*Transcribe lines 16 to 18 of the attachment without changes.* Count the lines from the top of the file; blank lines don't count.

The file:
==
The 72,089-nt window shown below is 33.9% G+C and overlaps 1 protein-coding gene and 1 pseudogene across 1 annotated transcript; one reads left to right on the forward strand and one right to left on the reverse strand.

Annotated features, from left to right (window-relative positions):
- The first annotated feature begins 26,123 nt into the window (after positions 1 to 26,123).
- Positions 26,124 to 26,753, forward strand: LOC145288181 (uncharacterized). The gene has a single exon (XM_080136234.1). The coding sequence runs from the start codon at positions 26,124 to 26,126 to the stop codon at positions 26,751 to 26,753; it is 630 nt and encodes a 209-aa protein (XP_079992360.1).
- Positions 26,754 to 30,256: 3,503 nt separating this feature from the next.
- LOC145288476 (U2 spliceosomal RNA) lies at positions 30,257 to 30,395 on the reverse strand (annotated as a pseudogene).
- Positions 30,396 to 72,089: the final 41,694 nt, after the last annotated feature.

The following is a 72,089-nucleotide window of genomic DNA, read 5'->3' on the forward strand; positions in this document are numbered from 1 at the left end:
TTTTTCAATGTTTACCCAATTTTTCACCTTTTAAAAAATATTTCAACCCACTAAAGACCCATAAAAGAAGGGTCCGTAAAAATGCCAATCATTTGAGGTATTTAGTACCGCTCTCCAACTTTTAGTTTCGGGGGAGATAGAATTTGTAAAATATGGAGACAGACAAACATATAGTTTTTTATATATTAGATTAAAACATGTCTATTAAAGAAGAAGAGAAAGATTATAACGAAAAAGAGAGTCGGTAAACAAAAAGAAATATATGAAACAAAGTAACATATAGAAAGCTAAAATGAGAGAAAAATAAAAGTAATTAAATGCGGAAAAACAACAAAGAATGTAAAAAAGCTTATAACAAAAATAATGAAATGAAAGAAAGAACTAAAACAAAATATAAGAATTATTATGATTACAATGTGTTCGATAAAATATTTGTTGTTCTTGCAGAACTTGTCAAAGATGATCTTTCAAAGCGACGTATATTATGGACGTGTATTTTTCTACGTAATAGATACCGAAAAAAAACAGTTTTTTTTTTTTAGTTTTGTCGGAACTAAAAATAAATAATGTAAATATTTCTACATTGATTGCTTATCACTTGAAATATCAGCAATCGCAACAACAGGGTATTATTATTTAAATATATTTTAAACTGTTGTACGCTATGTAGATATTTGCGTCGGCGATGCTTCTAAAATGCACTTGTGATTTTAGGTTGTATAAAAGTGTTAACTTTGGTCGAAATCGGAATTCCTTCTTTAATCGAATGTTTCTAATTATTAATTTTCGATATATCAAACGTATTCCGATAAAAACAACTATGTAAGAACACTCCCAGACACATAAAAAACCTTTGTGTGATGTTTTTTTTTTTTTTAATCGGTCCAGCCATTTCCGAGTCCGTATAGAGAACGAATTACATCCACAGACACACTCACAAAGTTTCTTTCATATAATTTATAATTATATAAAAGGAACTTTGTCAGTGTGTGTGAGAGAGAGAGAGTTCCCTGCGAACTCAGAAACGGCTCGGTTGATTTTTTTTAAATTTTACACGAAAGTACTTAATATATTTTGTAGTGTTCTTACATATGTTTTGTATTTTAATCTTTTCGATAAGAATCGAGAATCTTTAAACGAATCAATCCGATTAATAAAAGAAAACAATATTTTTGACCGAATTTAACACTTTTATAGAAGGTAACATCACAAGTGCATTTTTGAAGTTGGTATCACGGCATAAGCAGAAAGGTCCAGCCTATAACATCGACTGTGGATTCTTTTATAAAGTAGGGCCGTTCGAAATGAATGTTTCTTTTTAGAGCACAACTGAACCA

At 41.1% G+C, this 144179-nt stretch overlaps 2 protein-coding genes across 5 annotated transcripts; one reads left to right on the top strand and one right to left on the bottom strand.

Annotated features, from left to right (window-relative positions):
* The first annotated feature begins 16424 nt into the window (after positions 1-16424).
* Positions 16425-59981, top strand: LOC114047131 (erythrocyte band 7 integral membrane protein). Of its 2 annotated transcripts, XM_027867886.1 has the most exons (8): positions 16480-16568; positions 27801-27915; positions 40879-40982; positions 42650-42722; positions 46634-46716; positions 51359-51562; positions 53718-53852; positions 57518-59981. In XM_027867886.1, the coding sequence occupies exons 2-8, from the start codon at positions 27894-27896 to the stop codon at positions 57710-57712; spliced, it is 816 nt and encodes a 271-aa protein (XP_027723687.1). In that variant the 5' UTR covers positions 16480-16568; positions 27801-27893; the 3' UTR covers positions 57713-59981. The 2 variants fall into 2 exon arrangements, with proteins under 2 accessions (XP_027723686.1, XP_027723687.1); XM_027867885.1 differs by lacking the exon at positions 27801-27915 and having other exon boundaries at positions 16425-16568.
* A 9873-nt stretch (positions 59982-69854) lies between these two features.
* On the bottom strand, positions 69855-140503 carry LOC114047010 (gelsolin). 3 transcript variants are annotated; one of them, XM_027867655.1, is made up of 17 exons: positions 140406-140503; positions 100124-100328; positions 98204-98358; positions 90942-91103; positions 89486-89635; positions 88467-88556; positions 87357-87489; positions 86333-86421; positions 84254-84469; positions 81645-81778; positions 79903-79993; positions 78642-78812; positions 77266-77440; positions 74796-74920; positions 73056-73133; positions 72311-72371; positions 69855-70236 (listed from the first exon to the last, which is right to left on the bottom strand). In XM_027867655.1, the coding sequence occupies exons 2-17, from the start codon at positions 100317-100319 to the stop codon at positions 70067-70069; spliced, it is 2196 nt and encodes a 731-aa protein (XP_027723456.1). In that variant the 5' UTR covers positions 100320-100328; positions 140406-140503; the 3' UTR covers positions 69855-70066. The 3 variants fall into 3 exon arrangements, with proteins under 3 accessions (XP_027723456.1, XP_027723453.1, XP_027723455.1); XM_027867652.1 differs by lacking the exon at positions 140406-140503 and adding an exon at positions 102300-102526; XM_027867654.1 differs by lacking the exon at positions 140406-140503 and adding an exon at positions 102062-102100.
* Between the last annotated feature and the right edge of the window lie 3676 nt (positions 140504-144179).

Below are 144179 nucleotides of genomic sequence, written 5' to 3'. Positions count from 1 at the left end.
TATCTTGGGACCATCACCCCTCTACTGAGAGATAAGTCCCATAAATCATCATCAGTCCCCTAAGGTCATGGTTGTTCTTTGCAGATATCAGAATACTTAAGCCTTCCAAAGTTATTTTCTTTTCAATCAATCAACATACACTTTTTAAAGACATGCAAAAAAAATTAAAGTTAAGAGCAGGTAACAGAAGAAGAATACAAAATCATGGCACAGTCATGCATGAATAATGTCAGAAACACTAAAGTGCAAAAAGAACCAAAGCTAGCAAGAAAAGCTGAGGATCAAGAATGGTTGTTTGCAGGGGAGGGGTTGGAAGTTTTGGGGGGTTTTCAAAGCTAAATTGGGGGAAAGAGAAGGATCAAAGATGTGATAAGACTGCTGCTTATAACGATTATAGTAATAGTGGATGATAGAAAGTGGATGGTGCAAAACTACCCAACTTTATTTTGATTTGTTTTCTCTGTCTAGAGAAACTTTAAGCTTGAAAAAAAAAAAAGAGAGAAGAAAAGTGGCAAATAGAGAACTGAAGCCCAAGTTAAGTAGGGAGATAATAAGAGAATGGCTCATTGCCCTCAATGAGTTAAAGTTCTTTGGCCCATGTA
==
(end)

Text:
* Between the last annotated feature and the right edge of the window lie 3676 nt (positions 140504-144179).

Below are 144179 nucleotides of genomic sequence, written 5' to 3'. Positions count from 1 at the left end.
TATCTTGGGACCATCACCCCTCTACTGAGAGATAAGTCCCATAAATCATCATCAGTCCCCTAAGGTCATGGTTGTTCTTTGCAGATATCAGAATACTTAAGCCTTCCAAAGTTATTTTCTTTTCAATCAATCAACATACACTTTTTAAAGACATGCAAAAAAAATTAAAGTTAAGAGCAGGTAACAGAAGAAGAATACAAAATCATGGCACAGTCATGCATGAATAATGTCAGAAACACTAAAGTGCAAAAAGAACCAAAGCTAGCAAGAAAAGCTGAGGATCAAGAATGGTTGTTTGCAGGGGAGGGGTTGGAAGTTTTGGGGGGTTTTCAAAGCTAAATTGGGGGAAAGAGAAGGATCAAAGATGTGATAAGACTGCTGCTTATAACGATTATAGTAATAGTGGATGATAGAAAGTGGATGGTGCAAAACTACCCAACTTTATTTTGATTTGTTTTCTCTGTCTAGAGAAACTTTAAGCTTGAAAAAAAAAAAAGAGAGAAGAAAAGTGGCAAATAGAGAACTGAAGCCCAAGTTAAGTAGGGAGATAATAAGAGAATGGCTCATTGCCCTCAATGAGTTAAAGTTCTTTGGCCCATGTA